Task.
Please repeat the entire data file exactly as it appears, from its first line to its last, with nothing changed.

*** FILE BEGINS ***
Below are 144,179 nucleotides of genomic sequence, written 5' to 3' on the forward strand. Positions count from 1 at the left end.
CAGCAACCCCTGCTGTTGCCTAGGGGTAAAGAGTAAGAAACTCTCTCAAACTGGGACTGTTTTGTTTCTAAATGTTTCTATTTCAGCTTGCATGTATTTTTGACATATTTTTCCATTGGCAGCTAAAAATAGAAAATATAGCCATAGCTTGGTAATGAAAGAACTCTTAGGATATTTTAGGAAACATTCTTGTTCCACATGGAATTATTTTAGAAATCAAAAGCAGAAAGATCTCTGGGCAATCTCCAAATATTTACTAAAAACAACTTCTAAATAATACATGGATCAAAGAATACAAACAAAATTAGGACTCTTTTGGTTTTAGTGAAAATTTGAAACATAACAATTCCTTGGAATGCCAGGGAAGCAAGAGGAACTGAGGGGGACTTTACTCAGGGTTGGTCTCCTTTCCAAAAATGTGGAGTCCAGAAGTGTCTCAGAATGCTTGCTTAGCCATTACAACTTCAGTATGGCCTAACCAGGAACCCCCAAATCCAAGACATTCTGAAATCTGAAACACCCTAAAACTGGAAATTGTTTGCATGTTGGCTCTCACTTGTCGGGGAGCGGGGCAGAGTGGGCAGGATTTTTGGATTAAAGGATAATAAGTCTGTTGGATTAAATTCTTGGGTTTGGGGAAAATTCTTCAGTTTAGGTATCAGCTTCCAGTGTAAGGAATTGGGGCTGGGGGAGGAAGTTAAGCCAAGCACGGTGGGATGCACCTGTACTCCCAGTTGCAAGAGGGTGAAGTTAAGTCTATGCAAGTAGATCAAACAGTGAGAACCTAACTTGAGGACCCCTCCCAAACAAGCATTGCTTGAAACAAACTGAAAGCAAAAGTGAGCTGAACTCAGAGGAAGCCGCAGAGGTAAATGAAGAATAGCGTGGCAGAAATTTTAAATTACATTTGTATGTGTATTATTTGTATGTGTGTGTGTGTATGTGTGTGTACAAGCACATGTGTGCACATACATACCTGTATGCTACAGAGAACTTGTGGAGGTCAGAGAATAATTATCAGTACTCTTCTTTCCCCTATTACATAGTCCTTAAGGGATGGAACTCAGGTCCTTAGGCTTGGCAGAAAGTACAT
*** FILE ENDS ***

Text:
Below are 144,179 nucleotides of genomic sequence, written 5' to 3' on the forward strand. Positions count from 1 at the left end.
CAGCAACCCCTGCTGTTGCCTAGGGGTAAAGAGTAAGAAACTCTCTCAAACTGGGACTGTTTTGTTTCTAAATGTTTCTATTTCAGCTTGCATGTATTTTTGACATATTTTTCCATTGGCAGCTAAAAATAGAAAATATAGCCATAGCTTGGTAATGAAAGAACTCTTAGGATATTTTAGGAAACATTCTTGTTCCACATGGAATTATTTTAGAAATCAAAAGCAGAAAGATCTCTGGGCAATCTCCAAATATTTACTAAAAACAACTTCTAAATAATACATGGATCAAAGAATACAAACAAAATTAGGACTCTTTTGGTTTTAGTGAAAATTTGAAACATAACAATTCCTTGGAATGCCAGGGAAGCAAGAGGAACTGAGGGGGACTTTACTCAGGGTTGGTCTCCTTTCCAAAAATGTGGAGTCCAGAAGTGTCTCAGAATGCTTGCTTAGCCATTACAACTTCAGTATGGCCTAACCAGGAACCCCCAAATCCAAGACATTCTGAAATCTGAAACACCCTAAAACTGGAAATTGTTTGCATGTTGGCTCTCACTTGTCGGGGAGCGGGGCAGAGTGGGCAGGATTTTTGGATTAAAGGATAATAAGTCTGTTGGATTAAATTCTTGGGTTTGGGGAAAATTCTTCAGTTTAGGTATCAGCTTCCAGTGTAAGGAATTGGGGCTGGGGGAGGAAGTTAAGCCAAGCACGGTGGGATGCACCTGTACTCCCAGTTGCAAGAGGGTGAAGTTAAGTCTATGCAAGTAGATCAAACAGTGAGAACCTAACTTGAGGACCCCTCCCAAACAAGCATTGCTTGAAACAAACTGAAAGCAAAAGTGAGCTGAACTCAGAGGAAGCCGCAGAGGTAAATGAAGAATAGCGTGGCAGAAATTTTAAATTACATTTGTATGTGTATTATTTGTATGTGTGTGTGTGTATGTGTGTGTACAAGCACATGTGTGCACATACATACCTGTATGCTACAGAGAACTTGTGGAGGTCAGAGAATAATTATCAGTACTCTTCTTTCCCCTATTACATAGTCCTTAAGGGATGGAACTCAGGTCCTTAGGCTTGGCAGAAAGTACAT